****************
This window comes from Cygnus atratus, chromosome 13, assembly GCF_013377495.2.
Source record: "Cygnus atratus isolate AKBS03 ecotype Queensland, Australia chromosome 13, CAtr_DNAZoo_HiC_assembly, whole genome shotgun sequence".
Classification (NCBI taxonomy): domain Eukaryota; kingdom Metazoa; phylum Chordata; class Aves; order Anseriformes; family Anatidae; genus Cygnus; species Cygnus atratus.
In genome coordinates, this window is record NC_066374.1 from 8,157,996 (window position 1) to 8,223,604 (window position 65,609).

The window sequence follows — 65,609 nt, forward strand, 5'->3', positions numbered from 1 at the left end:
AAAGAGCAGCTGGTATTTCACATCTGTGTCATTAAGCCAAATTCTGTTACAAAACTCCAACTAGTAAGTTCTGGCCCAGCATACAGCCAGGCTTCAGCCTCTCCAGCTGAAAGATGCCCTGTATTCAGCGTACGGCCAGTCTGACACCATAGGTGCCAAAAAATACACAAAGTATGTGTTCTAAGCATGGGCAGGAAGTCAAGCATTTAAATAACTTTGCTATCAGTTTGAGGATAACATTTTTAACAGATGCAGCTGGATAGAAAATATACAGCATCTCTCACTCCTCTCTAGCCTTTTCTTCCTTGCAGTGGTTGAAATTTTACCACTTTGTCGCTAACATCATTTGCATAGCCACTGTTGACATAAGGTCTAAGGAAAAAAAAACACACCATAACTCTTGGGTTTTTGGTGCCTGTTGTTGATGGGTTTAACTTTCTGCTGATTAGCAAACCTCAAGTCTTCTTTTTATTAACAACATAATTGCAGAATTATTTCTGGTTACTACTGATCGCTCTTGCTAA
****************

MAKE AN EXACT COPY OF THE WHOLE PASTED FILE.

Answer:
This window comes from Cygnus atratus, chromosome 13, assembly GCF_013377495.2.
Source record: "Cygnus atratus isolate AKBS03 ecotype Queensland, Australia chromosome 13, CAtr_DNAZoo_HiC_assembly, whole genome shotgun sequence".
Classification (NCBI taxonomy): domain Eukaryota; kingdom Metazoa; phylum Chordata; class Aves; order Anseriformes; family Anatidae; genus Cygnus; species Cygnus atratus.
In genome coordinates, this window is record NC_066374.1 from 8,157,996 (window position 1) to 8,223,604 (window position 65,609).

The window sequence follows — 65,609 nt, forward strand, 5'->3', positions numbered from 1 at the left end:
AAAGAGCAGCTGGTATTTCACATCTGTGTCATTAAGCCAAATTCTGTTACAAAACTCCAACTAGTAAGTTCTGGCCCAGCATACAGCCAGGCTTCAGCCTCTCCAGCTGAAAGATGCCCTGTATTCAGCGTACGGCCAGTCTGACACCATAGGTGCCAAAAAATACACAAAGTATGTGTTCTAAGCATGGGCAGGAAGTCAAGCATTTAAATAACTTTGCTATCAGTTTGAGGATAACATTTTTAACAGATGCAGCTGGATAGAAAATATACAGCATCTCTCACTCCTCTCTAGCCTTTTCTTCCTTGCAGTGGTTGAAATTTTACCACTTTGTCGCTAACATCATTTGCATAGCCACTGTTGACATAAGGTCTAAGGAAAAAAAAACACACCATAACTCTTGGGTTTTTGGTGCCTGTTGTTGATGGGTTTAACTTTCTGCTGATTAGCAAACCTCAAGTCTTCTTTTTATTAACAACATAATTGCAGAATTATTTCTGGTTACTACTGATCGCTCTTGCTAA